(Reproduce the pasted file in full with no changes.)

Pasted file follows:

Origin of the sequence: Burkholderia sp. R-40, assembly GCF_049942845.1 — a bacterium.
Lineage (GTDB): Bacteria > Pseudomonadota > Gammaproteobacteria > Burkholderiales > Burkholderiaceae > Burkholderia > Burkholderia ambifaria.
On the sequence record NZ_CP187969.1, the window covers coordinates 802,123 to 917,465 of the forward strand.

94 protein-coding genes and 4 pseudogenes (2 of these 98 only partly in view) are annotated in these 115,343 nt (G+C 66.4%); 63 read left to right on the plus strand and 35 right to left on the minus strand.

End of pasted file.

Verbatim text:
Origin of the sequence: Burkholderia sp. R-40, assembly GCF_049942845.1 — a bacterium.
Lineage (GTDB): Bacteria > Pseudomonadota > Gammaproteobacteria > Burkholderiales > Burkholderiaceae > Burkholderia > Burkholderia ambifaria.
On the sequence record NZ_CP187969.1, the window covers coordinates 802,123 to 917,465 of the forward strand.

94 protein-coding genes and 4 pseudogenes (2 of these 98 only partly in view) are annotated in these 115,343 nt (G+C 66.4%); 63 read left to right on the plus strand and 35 right to left on the minus strand.